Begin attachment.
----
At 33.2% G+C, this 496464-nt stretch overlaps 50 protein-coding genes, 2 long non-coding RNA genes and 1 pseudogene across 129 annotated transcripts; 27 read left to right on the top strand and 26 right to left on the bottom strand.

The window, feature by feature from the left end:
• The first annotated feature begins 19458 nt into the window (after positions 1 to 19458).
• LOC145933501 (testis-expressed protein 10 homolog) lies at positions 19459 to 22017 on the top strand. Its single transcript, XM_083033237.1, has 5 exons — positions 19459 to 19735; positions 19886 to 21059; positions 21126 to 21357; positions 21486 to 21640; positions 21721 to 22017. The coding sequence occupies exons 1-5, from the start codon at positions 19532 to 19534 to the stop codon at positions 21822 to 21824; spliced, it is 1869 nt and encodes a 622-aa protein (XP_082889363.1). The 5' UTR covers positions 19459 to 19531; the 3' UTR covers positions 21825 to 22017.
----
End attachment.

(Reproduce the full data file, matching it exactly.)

At 33.2% G+C, this 496464-nt stretch overlaps 50 protein-coding genes, 2 long non-coding RNA genes and 1 pseudogene across 129 annotated transcripts; 27 read left to right on the top strand and 26 right to left on the bottom strand.

The window, feature by feature from the left end:
• The first annotated feature begins 19458 nt into the window (after positions 1 to 19458).
• LOC145933501 (testis-expressed protein 10 homolog) lies at positions 19459 to 22017 on the top strand. Its single transcript, XM_083033237.1, has 5 exons — positions 19459 to 19735; positions 19886 to 21059; positions 21126 to 21357; positions 21486 to 21640; positions 21721 to 22017. The coding sequence occupies exons 1-5, from the start codon at positions 19532 to 19534 to the stop codon at positions 21822 to 21824; spliced, it is 1869 nt and encodes a 622-aa protein (XP_082889363.1). The 5' UTR covers positions 19459 to 19531; the 3' UTR covers positions 21825 to 22017.